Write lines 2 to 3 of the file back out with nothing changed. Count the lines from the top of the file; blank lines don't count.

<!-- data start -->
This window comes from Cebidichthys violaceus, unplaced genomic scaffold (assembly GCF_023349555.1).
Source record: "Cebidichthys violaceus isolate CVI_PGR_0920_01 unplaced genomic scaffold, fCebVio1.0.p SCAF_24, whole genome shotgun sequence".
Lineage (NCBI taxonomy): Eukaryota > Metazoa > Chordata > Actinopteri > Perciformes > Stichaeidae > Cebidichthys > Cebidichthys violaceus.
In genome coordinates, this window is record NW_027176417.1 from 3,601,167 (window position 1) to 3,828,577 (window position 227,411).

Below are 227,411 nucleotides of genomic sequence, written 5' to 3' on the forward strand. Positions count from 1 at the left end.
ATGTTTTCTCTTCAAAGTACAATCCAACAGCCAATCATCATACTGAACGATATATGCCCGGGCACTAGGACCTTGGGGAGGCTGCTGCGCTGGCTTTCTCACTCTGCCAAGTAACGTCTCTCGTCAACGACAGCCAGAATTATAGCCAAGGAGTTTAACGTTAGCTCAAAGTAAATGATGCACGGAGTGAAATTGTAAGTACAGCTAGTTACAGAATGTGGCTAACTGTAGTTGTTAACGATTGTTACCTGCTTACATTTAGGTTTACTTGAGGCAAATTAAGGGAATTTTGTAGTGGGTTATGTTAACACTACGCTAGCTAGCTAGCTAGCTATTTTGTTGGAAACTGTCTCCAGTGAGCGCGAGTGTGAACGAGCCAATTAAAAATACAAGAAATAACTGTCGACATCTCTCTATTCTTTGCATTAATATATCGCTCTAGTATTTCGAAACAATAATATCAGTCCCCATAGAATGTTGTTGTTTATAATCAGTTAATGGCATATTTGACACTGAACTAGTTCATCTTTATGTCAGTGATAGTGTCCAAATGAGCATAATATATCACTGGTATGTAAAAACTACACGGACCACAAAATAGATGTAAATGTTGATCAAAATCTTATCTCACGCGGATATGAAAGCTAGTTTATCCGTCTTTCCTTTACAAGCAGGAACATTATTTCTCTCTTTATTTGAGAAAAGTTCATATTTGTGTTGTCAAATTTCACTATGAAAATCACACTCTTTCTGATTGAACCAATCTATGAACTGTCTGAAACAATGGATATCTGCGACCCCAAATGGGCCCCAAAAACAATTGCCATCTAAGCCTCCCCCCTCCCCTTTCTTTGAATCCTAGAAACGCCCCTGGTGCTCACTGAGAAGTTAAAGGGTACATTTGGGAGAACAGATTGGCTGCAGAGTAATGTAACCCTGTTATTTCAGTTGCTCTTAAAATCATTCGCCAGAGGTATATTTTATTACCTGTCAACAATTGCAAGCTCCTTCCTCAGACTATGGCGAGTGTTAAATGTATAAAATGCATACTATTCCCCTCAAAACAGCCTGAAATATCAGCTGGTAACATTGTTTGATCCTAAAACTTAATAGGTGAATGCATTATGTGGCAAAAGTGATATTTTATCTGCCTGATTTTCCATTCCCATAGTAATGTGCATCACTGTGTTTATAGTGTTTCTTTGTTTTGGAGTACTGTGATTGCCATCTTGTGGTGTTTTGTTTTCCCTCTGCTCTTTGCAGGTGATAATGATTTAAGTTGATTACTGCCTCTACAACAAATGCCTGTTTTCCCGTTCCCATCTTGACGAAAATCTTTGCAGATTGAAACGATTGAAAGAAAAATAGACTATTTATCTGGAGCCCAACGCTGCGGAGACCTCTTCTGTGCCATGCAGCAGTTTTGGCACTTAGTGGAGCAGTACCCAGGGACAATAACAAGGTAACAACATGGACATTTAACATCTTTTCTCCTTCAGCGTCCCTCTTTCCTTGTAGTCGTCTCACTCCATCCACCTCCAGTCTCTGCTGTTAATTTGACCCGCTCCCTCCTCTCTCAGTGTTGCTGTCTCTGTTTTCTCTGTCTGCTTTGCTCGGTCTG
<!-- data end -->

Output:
Source record: "Cebidichthys violaceus isolate CVI_PGR_0920_01 unplaced genomic scaffold, fCebVio1.0.p SCAF_24, whole genome shotgun sequence".
Lineage (NCBI taxonomy): Eukaryota > Metazoa > Chordata > Actinopteri > Perciformes > Stichaeidae > Cebidichthys > Cebidichthys violaceus.